The Merriam-Webster dictionary gives two definitions regarding “affordable”. First, it means “being within the financial means of most people”. Second, it is defined as “costing little”. However, when it comes to conversations regarding housing, affordable starts to mean something more nuanced. But why?
Let us begin by exploring the first part of the definition: “being within the financial means of most people”. In terms of renter households, the U.S. Department of Housing and Urban Development (HUD) defines a cost burdened renter household as one that pays 30% or more of income on gross rent. Anything higher than 30% could therefore be said to exceed the financial means of said household. According to 2015 Census data, 46.3% of Pennsylvania renter households are cost burdened. In Lancaster County, 29,651 renter households are cost burdened, which translates to 48.8%. If we want to look at national homelessness rates as another indicator of affordability, the 2015 homelessness census found that 1 of every 567 Americans was sleeping outdoors, in an emergency shelter, or in transitional housing.
While having any person unable to secure and maintain safe, warm, and dry housing is too many, as a matter of determining policy solutions, it becomes complicated, as the definition of “affordability” is technically met. Most (even if by a slim margin) renter households in Lancaster and the whole of Pennsylvania can afford housing and most Americans aren’t homeless. Simply put, it is easy to see that by definition we may be ok. However, there is still a significant problem to be addressed.
The second part of the definition is a bit trickier. Who among us decides what “costing little” means? The market itself, politicians, or perhaps some highly complex formula developed by academics all have a place in the debate. Let’s try an experiment—a very unscientific one. Let’s say there are 99 houses available for 100 individuals and each home costs $1. The total wealth of the 100 people is $100; however, 1 person controls $10 and the remaining $90 is distributed among the remaining 99 persons. The person with $10 dollars decides that it would be a great investment to purchase 10 homes and resell them for $2 dollars to those that remain. As the supply of homes goes down and prices go up, few people will have the finances or the opportunity to acquire any of the remaining homes. Those people that do will now also demand $2 for their homes when they decide to sell. Without some outside influence to preclude the increase in price, someone or several people will inevitably be left without a home to purchase or without enough cash to buy one that is available. Hence, in an attempt to meet the demands of the changing market, someone will decide to subdivide their home and sell a “piece” of it for less. I think you can see where this is going.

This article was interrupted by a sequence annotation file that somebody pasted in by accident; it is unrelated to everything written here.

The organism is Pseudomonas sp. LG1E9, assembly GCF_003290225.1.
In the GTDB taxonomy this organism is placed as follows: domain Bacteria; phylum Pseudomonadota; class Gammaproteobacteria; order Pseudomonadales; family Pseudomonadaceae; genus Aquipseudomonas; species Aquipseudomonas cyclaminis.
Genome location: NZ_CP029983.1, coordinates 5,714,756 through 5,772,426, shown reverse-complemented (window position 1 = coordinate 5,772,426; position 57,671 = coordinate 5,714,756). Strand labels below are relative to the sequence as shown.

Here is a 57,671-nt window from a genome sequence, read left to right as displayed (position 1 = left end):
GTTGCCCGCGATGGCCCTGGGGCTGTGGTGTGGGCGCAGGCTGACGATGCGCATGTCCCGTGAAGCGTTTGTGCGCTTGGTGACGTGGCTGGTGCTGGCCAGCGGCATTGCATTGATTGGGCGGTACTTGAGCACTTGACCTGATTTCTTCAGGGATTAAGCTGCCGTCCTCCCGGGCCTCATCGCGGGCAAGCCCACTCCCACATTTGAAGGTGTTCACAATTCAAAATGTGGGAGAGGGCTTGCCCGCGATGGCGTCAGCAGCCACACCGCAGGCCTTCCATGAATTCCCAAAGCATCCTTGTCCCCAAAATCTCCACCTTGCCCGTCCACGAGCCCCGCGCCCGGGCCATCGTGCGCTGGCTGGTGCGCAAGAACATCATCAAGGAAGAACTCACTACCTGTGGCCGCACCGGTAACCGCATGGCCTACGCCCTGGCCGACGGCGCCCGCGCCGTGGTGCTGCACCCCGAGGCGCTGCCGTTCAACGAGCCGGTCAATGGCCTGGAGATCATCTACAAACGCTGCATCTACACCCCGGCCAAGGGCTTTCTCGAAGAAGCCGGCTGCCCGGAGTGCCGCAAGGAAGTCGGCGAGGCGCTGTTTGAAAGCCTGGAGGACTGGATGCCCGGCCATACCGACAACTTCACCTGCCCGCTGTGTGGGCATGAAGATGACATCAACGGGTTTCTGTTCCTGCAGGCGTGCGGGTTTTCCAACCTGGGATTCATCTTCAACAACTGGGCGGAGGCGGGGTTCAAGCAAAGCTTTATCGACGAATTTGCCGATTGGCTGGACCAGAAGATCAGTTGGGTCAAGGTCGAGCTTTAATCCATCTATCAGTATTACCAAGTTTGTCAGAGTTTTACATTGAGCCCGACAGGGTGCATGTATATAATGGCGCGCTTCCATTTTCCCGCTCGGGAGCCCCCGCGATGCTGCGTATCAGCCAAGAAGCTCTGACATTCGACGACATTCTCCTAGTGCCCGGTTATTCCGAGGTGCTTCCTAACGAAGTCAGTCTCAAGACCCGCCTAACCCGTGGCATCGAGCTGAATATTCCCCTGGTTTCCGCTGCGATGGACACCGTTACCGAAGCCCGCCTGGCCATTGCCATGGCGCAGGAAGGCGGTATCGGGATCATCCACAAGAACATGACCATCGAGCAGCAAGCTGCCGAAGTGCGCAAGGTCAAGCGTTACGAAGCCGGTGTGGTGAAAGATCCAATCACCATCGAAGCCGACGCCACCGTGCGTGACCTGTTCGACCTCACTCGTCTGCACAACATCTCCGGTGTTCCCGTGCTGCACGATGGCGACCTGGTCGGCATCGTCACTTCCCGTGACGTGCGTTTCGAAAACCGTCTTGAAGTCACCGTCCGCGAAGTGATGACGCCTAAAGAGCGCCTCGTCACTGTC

“Costing little” in the beginning doesn’t seem to matter much after market forces start to come into play. Even if everyone has the same opportunity to buy in the beginning, in time the value of the property will increase until someone is again left without the opportunity or the resources to acquire the same home as others. And the cycle of housing instability continues. So, at least for me, I can see why it is such a difficult task to address affordable housing, without sacrificing some of the economic principles that I believe in, personally and professionally.
Please let me know your thoughts on this phase of our conversation on affordable housing. Please remember to be respectful of others and their opinions in your comments as this can be a touchy conversation, but again, my hope is to engage more people on how we can act locally to tackle this issue together and create meaningful changes in our community.